well who don’t want any immigration agreements, who want to create
an incident between Cuba and the United States, who are asking the
United States to use aggression against Cuba.
Therefore, I think that this is
the right opportunity to warn about this new provocation and confrontation
On May 2, 1995 both governments
issued a joint declaration, which was annexed to the previous communiqué,
"From this moment on Cuban migrants
who are intercepted at sea by the United States will be returned to
"Both parties reaffirm their joint
commitment to take measures to prevent dangerous exits from Cuba which
could mean a risk of loss of human life and both commit themselves
to opposing those acts of violence associated with illegal migration".
This is the agreement in force
between our countries and we see how they dangerously breach the Immigration
Agreement and issue a really minimum amount of visas to migrate legally
Now, I will offer you some information
about the criminal trials, having looked at the background and explained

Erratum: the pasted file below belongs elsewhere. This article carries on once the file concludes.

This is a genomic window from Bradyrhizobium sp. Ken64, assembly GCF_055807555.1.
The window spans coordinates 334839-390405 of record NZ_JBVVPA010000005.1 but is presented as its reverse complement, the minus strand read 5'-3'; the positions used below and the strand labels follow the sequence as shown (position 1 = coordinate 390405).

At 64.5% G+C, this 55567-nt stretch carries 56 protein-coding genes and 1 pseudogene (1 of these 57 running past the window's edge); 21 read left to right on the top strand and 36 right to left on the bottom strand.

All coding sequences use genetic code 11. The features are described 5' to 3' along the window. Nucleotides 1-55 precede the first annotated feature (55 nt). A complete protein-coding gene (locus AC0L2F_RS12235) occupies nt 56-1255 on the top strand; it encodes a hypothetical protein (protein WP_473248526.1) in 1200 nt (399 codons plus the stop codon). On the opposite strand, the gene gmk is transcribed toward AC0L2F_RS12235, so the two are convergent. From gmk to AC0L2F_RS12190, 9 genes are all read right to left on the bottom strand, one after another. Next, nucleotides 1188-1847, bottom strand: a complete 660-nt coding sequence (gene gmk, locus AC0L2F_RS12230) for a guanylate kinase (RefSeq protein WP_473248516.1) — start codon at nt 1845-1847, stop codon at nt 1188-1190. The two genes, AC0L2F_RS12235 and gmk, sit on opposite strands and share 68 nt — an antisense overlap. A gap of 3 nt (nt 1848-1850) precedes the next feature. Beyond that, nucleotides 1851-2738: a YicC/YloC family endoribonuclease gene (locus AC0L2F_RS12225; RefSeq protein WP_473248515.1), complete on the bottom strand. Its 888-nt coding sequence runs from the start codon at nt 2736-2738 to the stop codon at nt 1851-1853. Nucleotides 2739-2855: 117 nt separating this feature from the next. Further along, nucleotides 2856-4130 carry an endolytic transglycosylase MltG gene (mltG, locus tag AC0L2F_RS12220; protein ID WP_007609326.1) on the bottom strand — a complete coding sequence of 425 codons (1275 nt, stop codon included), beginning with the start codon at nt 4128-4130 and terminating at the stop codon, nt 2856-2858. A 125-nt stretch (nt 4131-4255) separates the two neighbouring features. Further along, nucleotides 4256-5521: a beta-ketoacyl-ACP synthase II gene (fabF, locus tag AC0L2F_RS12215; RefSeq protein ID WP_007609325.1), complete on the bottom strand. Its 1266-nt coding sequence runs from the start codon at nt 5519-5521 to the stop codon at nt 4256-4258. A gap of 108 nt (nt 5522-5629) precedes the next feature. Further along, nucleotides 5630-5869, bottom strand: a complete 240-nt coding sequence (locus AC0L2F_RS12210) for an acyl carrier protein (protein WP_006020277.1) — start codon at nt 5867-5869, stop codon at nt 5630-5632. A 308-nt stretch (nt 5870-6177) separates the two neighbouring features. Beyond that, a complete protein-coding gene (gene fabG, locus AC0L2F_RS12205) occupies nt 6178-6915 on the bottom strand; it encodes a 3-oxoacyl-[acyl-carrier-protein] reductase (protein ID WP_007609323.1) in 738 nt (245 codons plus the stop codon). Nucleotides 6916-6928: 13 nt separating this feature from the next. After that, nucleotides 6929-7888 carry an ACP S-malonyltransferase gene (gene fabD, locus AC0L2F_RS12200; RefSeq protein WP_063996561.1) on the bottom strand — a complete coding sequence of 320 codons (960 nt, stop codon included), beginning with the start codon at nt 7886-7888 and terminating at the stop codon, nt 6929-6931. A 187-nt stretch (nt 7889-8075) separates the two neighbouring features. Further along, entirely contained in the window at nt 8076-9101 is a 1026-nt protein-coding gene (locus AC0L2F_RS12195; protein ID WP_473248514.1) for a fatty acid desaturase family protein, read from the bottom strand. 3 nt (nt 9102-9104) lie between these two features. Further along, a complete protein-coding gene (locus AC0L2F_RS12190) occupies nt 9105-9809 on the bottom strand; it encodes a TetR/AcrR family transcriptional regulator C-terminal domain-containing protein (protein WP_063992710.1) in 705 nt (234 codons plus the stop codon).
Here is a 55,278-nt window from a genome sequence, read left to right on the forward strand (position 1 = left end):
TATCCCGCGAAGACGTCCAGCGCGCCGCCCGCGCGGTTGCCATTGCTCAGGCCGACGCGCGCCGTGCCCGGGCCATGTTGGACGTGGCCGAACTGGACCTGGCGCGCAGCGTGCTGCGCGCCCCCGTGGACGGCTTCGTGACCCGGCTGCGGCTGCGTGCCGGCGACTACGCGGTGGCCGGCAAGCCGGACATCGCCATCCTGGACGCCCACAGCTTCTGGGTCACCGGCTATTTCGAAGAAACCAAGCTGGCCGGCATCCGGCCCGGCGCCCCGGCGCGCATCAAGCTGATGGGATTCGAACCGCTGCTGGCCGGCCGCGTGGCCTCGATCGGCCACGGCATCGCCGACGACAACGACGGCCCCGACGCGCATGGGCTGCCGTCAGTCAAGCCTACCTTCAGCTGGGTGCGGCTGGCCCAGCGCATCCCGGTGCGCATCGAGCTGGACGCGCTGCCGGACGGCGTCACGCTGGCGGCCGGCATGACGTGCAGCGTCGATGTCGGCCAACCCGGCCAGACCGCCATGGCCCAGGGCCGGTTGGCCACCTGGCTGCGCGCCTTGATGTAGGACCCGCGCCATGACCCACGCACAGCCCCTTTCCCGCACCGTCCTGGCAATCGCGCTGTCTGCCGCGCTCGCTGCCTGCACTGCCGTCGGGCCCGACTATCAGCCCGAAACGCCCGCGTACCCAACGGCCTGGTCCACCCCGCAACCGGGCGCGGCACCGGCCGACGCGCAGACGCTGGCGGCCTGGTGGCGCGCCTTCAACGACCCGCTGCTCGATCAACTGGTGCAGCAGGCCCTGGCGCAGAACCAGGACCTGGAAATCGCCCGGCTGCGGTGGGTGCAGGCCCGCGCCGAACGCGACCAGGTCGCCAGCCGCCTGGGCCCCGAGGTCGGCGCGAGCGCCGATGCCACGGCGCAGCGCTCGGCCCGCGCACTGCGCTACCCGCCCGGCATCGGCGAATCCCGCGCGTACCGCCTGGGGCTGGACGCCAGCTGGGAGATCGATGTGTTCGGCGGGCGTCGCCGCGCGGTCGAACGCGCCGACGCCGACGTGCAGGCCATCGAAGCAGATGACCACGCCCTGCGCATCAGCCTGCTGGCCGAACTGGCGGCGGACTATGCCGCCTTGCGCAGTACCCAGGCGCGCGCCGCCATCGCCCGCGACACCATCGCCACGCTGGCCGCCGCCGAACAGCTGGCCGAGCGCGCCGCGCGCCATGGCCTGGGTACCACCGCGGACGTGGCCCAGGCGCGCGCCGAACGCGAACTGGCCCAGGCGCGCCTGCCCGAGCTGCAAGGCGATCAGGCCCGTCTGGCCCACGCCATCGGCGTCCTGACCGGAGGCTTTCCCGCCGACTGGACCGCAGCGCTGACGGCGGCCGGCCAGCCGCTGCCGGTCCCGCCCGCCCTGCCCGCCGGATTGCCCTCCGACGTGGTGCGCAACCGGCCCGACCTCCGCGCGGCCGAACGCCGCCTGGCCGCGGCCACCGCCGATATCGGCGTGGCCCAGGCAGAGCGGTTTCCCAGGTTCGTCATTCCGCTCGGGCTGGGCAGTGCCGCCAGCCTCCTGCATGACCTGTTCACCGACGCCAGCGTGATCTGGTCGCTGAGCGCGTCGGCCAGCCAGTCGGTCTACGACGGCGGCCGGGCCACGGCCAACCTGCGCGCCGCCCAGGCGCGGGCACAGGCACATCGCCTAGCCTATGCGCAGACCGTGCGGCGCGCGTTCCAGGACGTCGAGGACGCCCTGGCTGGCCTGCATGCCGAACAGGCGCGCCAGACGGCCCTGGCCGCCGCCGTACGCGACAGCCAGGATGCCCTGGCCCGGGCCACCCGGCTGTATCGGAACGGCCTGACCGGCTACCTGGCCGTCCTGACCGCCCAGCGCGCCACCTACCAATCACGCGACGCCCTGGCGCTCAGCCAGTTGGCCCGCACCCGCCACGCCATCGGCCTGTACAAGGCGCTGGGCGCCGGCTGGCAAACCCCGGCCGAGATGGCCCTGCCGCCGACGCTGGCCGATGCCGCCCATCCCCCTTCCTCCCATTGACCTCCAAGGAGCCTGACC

their causes and the conditions that have brought us to this point.
Twenty-nine trials have been held
in Cuba, in just about every province in the country. Charges were
pressed against 75 people, 74 of them men, and the courts have handed
down appropriate sentences of between 6 and 28 years in jail. Therefore,
it is not true that there have been death sentences. It is not true
that in these cases life sentences have been handed down, which the
law allows for and the behavior of some of the defendants merit. Actually,
even longer sentences than they were given are provided for their
crimes in most legal systems around the world.
The criminal trials were arraigned
on an expedite basis as per Law No. 5 of 1977, the Law of Criminal
Procedure. And here I want to make a side comment.
A summary trial is an institution
that is not new and is far from being a Cuban invention and something
only used in Cuba, far from it. It is in the body of law of more than
100 countries, including the United States and was, in fact, brought
to Cuba by the Spanish colonial government. Summary trials did not
arise in Cuba in the Revolution; they date back to the 1888 Law of
Criminal Prosecution so that it was the Spanish colonizers who brought
this to Cuba, the Spanish colonial government. The Law of Criminal
Prosecution of 1888 was in effect in Cuba as the Law of Criminal Procedure